Category Archives: Hydro/Marine

Columbia River surveys_09

Survey. Dredge. Repeat: Keeping the Columbia River Navigable

As the skipper of Galileo 3, a 30-foot sailboat on the Columbia River, I tell my crew that I am comfortable with 15 feet of water under the keel, get nervous when it drops below 10 feet, and take immediate action if it drops below 6 feet. That’s because I cannot constantly monitor my chart...



I recently accompanied a film crew working on a documentary on maritime technologies to the NOAA facility in Newport, Oregon to catch a glimpse of what is widely celebrated as the “coolest ROV in the world.” The Remotely Operated Platform for Ocean Sciences (ROPOS) is the flagship research ROV of the Canadian Scientific Submersible Facility...

from shore to floor feat

From Shore to Floor

Today’s technology records depth from land to deep waters accurately and efficiently. More than 90% of the world’s trade is carried by sea, according to the International Maritime Organization. Therefore, accurate and up-to-date charts of coastal waters for ship navigation are vital for world commerce. The current expansion of the Panama Canal, which will double...


An Underwater World of Measurements, Positions, and Spatial Relationships

Most people assume that my job consists of digging big holes to remove shiny artifacts, swimming into an intact ship to, again, remove shiny artifacts, or, in extreme cases, using explosives to remove shiny artifacts. This couldn’t be further from the truth. Maritime archaeology seeks to gain knowledge of the past and preserve it for future...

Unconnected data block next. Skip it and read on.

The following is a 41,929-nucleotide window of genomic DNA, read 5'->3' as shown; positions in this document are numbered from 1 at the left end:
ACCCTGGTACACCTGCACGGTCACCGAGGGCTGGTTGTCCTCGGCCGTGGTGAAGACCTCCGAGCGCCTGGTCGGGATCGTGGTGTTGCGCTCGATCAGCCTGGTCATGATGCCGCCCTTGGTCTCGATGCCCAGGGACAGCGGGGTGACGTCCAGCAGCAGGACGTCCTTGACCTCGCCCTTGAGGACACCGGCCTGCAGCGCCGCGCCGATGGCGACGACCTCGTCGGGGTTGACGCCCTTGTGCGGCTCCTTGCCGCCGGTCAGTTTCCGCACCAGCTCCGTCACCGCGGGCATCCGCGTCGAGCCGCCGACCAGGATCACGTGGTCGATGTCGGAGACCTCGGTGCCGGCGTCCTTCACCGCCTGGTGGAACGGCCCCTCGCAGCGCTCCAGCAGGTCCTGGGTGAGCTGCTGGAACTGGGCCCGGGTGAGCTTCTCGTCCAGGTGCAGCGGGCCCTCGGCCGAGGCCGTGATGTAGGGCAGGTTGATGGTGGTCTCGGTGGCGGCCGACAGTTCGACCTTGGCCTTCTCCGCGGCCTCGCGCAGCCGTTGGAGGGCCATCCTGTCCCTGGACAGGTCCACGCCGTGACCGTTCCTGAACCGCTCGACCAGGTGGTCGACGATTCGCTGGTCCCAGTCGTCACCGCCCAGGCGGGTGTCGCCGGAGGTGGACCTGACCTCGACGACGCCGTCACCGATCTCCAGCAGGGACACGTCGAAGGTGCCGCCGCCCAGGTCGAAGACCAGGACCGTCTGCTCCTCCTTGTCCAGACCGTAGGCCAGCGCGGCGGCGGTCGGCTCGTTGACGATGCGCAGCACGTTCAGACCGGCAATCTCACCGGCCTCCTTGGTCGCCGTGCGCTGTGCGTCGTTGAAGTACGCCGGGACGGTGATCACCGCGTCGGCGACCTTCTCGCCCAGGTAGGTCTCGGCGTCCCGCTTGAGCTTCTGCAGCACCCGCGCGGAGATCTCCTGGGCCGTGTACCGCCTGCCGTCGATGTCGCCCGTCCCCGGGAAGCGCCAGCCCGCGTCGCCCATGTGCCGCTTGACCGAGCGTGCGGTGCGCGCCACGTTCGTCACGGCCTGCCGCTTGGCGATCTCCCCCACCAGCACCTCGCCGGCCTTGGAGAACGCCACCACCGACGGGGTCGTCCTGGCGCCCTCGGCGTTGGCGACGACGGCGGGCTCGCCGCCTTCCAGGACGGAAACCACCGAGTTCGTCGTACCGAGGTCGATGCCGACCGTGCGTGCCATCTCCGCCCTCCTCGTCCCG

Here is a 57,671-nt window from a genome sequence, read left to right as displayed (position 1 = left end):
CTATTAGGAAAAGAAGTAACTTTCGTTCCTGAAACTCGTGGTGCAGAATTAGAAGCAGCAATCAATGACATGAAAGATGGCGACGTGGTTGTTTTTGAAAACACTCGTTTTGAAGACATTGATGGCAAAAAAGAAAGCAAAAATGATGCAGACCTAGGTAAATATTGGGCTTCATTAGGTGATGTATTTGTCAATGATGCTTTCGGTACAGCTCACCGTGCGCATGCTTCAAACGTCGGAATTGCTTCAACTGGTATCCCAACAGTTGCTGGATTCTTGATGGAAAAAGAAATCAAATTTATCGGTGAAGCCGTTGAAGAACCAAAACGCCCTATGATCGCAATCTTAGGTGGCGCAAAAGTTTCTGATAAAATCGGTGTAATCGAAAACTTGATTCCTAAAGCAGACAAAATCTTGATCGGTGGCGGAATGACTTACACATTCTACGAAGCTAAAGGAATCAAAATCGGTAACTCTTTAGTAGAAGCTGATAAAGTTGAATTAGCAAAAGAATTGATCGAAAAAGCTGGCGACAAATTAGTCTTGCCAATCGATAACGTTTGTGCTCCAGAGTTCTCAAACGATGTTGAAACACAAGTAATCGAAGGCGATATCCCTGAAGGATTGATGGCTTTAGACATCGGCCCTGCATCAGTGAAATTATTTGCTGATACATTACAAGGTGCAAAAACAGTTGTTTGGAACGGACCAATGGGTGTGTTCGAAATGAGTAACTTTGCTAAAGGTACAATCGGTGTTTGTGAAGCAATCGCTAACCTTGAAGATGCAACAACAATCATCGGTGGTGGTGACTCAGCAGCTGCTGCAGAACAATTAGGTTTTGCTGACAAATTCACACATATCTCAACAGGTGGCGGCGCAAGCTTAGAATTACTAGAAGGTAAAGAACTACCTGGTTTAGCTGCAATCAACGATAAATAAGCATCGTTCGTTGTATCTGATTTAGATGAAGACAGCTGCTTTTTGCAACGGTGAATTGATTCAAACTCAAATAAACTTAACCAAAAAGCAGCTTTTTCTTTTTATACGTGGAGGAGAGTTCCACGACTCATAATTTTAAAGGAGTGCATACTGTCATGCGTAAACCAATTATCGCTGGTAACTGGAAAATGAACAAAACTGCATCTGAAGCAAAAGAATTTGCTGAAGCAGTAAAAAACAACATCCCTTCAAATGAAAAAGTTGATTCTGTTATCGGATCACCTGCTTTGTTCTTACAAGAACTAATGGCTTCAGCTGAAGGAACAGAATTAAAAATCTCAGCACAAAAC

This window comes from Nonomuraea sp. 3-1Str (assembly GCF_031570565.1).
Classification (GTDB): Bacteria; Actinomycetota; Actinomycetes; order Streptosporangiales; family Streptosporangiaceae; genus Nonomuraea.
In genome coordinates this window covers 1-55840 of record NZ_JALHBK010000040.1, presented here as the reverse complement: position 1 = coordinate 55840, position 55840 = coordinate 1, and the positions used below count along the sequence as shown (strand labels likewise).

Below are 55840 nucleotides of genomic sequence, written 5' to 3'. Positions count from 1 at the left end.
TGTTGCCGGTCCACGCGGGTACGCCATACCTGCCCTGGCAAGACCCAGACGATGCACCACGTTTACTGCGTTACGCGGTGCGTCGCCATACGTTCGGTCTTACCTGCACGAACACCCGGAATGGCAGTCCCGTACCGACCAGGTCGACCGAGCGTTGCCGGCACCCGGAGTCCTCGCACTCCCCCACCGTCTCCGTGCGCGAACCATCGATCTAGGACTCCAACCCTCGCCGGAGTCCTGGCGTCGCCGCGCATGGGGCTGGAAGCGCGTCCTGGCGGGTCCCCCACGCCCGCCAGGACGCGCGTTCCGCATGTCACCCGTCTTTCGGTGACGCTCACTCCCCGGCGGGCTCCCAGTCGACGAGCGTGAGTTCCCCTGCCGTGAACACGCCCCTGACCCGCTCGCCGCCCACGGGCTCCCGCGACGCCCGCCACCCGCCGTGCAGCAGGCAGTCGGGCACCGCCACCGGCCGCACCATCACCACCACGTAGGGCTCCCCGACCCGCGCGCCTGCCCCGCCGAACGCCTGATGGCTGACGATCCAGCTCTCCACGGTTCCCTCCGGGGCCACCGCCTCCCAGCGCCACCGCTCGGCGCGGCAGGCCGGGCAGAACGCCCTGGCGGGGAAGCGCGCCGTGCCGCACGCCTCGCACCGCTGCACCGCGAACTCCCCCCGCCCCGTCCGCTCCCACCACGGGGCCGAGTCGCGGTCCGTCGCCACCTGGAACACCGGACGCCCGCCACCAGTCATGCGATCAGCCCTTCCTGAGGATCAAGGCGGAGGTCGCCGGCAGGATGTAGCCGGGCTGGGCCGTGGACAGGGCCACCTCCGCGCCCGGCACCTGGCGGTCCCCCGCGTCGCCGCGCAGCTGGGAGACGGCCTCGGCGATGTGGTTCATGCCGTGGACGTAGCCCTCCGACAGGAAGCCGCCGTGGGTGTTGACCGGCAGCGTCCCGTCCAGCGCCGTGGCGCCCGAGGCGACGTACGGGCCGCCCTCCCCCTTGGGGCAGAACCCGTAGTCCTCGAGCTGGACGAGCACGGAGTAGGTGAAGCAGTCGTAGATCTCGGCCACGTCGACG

Anchor from the Kennemerland. Courtesy of Donald Jefferies.

Marine Archeaology: Repositioning a Dutch East Indiaman

The Kennemerland is now designated as a Historic Marine Protected Area on account of the national importance of the wreck. Recently I was part of a team of archaeological divers sent to Out Skerries by Cotswold Archaeology on behalf of Historic Scotland. We were tasked with checking, updating, and geo-referencing the existing plans of the...

Pete Kelsey, Autodesk’s strategic projects executive, did some of the hands-on measurement himself on a survey with the Park Service to evaluate the conditions of the USS Arizona Memorial at Pearl Harbor.

Autodesk and Measurement

“After all of these years, I’m really happy to be able to say that Autodesk is now truly in the measurement business,” says Pete Kelsey, Autodesk’s strategic projects executive. Though he was quick to add qualifiers to that statement: “We are not in the measurement hardware business, but we are now more closely aligned with...